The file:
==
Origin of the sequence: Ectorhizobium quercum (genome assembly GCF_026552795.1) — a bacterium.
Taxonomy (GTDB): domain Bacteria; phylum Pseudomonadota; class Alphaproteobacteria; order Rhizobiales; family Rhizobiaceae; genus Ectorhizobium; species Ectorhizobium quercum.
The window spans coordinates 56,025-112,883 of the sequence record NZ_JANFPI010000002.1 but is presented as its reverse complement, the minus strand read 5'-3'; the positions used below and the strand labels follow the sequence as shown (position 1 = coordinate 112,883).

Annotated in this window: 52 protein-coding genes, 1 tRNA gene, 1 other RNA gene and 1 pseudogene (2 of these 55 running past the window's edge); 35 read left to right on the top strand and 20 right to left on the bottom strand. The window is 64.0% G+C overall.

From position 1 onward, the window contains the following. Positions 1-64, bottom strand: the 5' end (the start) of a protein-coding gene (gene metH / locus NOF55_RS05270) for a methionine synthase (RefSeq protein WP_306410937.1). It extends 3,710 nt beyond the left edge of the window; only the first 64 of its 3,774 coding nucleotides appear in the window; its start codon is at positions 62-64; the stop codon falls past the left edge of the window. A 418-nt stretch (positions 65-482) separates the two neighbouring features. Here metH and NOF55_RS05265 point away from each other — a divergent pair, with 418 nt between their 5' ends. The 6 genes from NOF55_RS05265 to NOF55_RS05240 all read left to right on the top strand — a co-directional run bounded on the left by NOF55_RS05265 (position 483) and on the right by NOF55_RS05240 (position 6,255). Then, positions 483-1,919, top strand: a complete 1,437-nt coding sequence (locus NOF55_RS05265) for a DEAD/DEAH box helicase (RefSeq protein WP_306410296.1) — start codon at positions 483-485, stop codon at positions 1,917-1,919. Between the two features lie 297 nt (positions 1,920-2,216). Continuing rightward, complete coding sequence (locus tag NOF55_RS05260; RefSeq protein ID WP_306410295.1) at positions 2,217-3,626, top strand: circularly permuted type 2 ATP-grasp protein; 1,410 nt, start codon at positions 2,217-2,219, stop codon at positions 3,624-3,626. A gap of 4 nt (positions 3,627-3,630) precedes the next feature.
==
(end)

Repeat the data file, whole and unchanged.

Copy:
Origin of the sequence: Ectorhizobium quercum (genome assembly GCF_026552795.1) — a bacterium.
Taxonomy (GTDB): domain Bacteria; phylum Pseudomonadota; class Alphaproteobacteria; order Rhizobiales; family Rhizobiaceae; genus Ectorhizobium; species Ectorhizobium quercum.
The window spans coordinates 56,025-112,883 of the sequence record NZ_JANFPI010000002.1 but is presented as its reverse complement, the minus strand read 5'-3'; the positions used below and the strand labels follow the sequence as shown (position 1 = coordinate 112,883).

Annotated in this window: 52 protein-coding genes, 1 tRNA gene, 1 other RNA gene and 1 pseudogene (2 of these 55 running past the window's edge); 35 read left to right on the top strand and 20 right to left on the bottom strand. The window is 64.0% G+C overall.

From position 1 onward, the window contains the following. Positions 1-64, bottom strand: the 5' end (the start) of a protein-coding gene (gene metH / locus NOF55_RS05270) for a methionine synthase (RefSeq protein WP_306410937.1). It extends 3,710 nt beyond the left edge of the window; only the first 64 of its 3,774 coding nucleotides appear in the window; its start codon is at positions 62-64; the stop codon falls past the left edge of the window. A 418-nt stretch (positions 65-482) separates the two neighbouring features. Here metH and NOF55_RS05265 point away from each other — a divergent pair, with 418 nt between their 5' ends. The 6 genes from NOF55_RS05265 to NOF55_RS05240 all read left to right on the top strand — a co-directional run bounded on the left by NOF55_RS05265 (position 483) and on the right by NOF55_RS05240 (position 6,255). Then, positions 483-1,919, top strand: a complete 1,437-nt coding sequence (locus NOF55_RS05265) for a DEAD/DEAH box helicase (RefSeq protein WP_306410296.1) — start codon at positions 483-485, stop codon at positions 1,917-1,919. Between the two features lie 297 nt (positions 1,920-2,216). Continuing rightward, complete coding sequence (locus tag NOF55_RS05260; RefSeq protein ID WP_306410295.1) at positions 2,217-3,626, top strand: circularly permuted type 2 ATP-grasp protein; 1,410 nt, start codon at positions 2,217-2,219, stop codon at positions 3,624-3,626. A gap of 4 nt (positions 3,627-3,630) precedes the next feature.